Id. at *3.
specifically, I ordered FWH to identify “what parts of
DB's architectural work - the overall look and feel, the
selection, composition, and arrangement of standard or
unprotected elements, or other design choices and elements -
amount to unprotected expression and to protected
expression.” Id. at *5. In doing so, I
directed FWH to “support such claims by citing to the
record, ” with all citations in compliance with
Fed.R.Civ.P. 56(c)(1). Id. As to DB, I ordered it to
“identify, with as much specificity as the record
permits - and by citing to the record in accordance with
Fed.R.Civ.P. 56(c)(1) - what parts of its architectural works
amount to protected expression.” Id. at *6.
Summary judgment is appropriate under Fed.R.Civ.P. 56 where
the opposing party fails to show the existence of an
essential element for which that party bears the burden of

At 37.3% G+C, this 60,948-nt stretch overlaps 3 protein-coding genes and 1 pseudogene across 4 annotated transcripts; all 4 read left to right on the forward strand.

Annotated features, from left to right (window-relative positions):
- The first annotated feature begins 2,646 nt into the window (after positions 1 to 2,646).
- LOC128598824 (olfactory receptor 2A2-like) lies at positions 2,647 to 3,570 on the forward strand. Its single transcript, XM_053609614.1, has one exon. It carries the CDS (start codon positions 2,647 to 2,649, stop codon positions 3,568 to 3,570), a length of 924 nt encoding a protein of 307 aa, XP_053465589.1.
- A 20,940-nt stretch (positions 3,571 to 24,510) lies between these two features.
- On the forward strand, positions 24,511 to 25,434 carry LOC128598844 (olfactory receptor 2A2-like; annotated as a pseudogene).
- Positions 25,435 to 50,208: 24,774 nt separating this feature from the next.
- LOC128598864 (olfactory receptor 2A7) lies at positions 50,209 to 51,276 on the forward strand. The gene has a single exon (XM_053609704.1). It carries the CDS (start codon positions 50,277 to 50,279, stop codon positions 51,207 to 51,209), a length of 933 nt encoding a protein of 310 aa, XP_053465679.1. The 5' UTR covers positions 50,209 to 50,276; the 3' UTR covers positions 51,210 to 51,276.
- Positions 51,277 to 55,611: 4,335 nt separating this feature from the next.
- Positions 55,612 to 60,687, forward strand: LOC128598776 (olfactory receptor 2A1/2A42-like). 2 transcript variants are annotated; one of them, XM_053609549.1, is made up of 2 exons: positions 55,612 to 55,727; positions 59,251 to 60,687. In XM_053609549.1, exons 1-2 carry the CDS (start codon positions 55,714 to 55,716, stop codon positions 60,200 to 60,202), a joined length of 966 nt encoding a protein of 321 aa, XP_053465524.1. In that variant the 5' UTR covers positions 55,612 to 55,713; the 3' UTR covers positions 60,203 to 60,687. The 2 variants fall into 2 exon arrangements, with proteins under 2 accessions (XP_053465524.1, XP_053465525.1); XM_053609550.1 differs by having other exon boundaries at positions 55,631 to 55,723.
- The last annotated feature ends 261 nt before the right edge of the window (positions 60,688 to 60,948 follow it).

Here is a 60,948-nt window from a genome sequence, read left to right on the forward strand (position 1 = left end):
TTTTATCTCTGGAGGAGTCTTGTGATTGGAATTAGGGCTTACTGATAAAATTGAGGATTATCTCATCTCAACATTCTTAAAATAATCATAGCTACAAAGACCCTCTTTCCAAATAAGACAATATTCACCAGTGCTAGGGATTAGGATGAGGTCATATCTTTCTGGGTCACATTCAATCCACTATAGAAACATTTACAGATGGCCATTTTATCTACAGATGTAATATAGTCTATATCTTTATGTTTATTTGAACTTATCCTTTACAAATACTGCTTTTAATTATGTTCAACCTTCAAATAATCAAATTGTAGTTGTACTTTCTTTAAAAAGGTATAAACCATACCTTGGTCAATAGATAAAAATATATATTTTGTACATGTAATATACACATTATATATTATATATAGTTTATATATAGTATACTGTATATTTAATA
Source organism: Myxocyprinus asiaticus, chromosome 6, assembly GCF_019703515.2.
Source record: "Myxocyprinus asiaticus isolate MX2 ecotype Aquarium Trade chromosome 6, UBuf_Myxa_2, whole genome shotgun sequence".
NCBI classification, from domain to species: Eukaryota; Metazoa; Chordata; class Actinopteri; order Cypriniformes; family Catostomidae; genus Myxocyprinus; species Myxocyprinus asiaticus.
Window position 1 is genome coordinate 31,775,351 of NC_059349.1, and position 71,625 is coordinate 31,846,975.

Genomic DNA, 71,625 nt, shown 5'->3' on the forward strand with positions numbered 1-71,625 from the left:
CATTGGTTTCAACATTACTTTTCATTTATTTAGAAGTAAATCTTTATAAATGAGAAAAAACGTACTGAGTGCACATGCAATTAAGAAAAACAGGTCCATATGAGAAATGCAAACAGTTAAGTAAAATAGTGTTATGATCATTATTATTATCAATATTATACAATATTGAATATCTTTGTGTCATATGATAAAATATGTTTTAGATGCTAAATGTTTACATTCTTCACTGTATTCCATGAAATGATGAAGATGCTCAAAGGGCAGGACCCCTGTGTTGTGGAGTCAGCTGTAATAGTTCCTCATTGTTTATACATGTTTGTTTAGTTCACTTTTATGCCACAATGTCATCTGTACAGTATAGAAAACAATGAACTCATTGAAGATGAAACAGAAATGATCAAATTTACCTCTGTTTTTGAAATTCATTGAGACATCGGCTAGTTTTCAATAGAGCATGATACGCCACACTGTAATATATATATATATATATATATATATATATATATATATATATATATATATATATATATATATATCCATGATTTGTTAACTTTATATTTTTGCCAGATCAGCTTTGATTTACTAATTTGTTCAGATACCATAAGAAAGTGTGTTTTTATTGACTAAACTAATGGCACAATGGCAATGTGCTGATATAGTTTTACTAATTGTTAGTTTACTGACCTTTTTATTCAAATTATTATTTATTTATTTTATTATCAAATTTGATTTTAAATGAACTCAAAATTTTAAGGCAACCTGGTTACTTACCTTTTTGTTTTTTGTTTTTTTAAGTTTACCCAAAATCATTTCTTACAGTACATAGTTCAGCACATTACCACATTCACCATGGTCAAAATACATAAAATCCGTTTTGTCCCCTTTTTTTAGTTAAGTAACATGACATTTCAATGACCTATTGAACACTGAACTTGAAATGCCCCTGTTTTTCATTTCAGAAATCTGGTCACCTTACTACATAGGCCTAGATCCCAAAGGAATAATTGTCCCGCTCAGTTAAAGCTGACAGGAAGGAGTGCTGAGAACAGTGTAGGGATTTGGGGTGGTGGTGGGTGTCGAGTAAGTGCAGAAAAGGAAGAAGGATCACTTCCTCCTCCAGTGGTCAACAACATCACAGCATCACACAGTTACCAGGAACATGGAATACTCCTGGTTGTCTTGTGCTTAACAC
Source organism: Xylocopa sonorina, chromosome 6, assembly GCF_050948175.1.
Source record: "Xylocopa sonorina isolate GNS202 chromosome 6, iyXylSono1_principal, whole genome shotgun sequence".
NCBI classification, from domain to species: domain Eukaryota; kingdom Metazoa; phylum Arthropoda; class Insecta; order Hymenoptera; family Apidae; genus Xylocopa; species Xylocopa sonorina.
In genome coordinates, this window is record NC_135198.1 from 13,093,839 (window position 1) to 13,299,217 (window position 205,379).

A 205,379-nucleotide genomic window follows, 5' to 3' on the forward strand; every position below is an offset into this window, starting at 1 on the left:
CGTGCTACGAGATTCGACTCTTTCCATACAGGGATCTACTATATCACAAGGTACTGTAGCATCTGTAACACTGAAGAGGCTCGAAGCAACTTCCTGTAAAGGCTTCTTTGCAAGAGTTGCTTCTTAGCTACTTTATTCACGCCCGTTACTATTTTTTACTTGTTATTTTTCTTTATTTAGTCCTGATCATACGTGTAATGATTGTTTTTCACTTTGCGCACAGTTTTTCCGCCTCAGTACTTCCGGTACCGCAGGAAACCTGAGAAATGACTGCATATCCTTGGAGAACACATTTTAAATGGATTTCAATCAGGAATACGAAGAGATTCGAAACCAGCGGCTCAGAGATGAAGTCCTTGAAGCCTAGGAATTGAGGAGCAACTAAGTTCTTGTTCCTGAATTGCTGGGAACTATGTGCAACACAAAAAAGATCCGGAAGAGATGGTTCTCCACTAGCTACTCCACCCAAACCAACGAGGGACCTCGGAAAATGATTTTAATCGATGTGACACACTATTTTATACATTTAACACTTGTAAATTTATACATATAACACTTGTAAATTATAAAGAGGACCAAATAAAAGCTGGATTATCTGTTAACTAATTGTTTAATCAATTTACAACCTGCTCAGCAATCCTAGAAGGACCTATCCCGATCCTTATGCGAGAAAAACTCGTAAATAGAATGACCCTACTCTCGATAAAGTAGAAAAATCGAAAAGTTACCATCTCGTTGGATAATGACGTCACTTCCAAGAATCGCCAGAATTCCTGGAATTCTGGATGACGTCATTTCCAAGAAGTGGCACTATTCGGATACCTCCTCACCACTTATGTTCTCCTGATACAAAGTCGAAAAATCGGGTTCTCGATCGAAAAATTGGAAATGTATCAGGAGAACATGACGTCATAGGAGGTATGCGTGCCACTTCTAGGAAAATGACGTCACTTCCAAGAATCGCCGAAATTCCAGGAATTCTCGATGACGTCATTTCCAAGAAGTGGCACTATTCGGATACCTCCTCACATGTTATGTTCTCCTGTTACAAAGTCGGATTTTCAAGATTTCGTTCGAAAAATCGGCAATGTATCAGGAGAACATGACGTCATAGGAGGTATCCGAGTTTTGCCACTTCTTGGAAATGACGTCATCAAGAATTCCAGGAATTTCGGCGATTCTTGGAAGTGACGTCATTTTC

proof. Celotex Corp. v. Catrett, 477 U.S. 317, 322
(1986). The movant must initially show the absence of a
genuine issue of material fact. Id. at 323.
the movant meets that burden, the “burden shifts to the
nonmoving party [to] set forth specific facts showing there
is a genuine issue for trial.” Anderson v. Liberty
Lobby, Inc., 477 U.S. 242, 250 (1986). Rule 56
“requires the nonmoving party to go beyond the
[unverified] pleadings” and submit admissible evidence
supporting its position. Celotex, supra,
477 U.S. at 324.
accept the non-movant's evidence as true and construe all
evidence in its favor. Eastman Kodak Co. v. Image Tech.
Servs., Inc., 504 U.S. 451, 456 (1992).
prevail on an infringement claim, a copyright holder must
establish that: 1) it owns a valid copyright in the work at
issue; 2) the defendant copied its work; and 3) the copying
was wrongful. Kohus, supra, 328 F.3d at
853. As I explained in Design Basics II,
supra, 2017 WL 5444569 at *1:
The plaintiff can prove copying “with either direct
evidence of copying, ” or, as DB attempts to do here,
“through an inference of copying.” Robert L.